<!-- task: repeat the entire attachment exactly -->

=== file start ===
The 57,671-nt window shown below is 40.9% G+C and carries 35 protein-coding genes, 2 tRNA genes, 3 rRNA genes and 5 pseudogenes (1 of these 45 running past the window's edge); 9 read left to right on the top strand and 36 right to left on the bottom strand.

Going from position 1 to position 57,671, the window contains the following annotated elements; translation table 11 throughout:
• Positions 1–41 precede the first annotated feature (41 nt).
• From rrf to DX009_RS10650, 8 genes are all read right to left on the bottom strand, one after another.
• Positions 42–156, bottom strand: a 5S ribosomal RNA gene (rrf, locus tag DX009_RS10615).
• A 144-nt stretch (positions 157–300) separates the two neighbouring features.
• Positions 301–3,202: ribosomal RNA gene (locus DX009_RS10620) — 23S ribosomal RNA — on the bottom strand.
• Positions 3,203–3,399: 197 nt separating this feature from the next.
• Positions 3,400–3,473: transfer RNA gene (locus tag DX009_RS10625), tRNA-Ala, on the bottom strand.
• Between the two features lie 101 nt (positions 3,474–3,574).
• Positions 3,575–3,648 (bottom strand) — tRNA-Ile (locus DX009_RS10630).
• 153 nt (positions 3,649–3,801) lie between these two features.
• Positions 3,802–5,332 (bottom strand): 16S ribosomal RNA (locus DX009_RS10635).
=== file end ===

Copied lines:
The 57,671-nt window shown below is 40.9% G+C and carries 35 protein-coding genes, 2 tRNA genes, 3 rRNA genes and 5 pseudogenes (1 of these 45 running past the window's edge); 9 read left to right on the top strand and 36 right to left on the bottom strand.

Going from position 1 to position 57,671, the window contains the following annotated elements; translation table 11 throughout:
• Positions 1–41 precede the first annotated feature (41 nt).
• From rrf to DX009_RS10650, 8 genes are all read right to left on the bottom strand, one after another.
• Positions 42–156, bottom strand: a 5S ribosomal RNA gene (rrf, locus tag DX009_RS10615).
• A 144-nt stretch (positions 157–300) separates the two neighbouring features.
• Positions 301–3,202: ribosomal RNA gene (locus DX009_RS10620) — 23S ribosomal RNA — on the bottom strand.
• Positions 3,203–3,399: 197 nt separating this feature from the next.
• Positions 3,400–3,473: transfer RNA gene (locus tag DX009_RS10625), tRNA-Ala, on the bottom strand.
• Between the two features lie 101 nt (positions 3,474–3,574).
• Positions 3,575–3,648 (bottom strand) — tRNA-Ile (locus DX009_RS10630).
• 153 nt (positions 3,649–3,801) lie between these two features.
• Positions 3,802–5,332 (bottom strand): 16S ribosomal RNA (locus DX009_RS10635).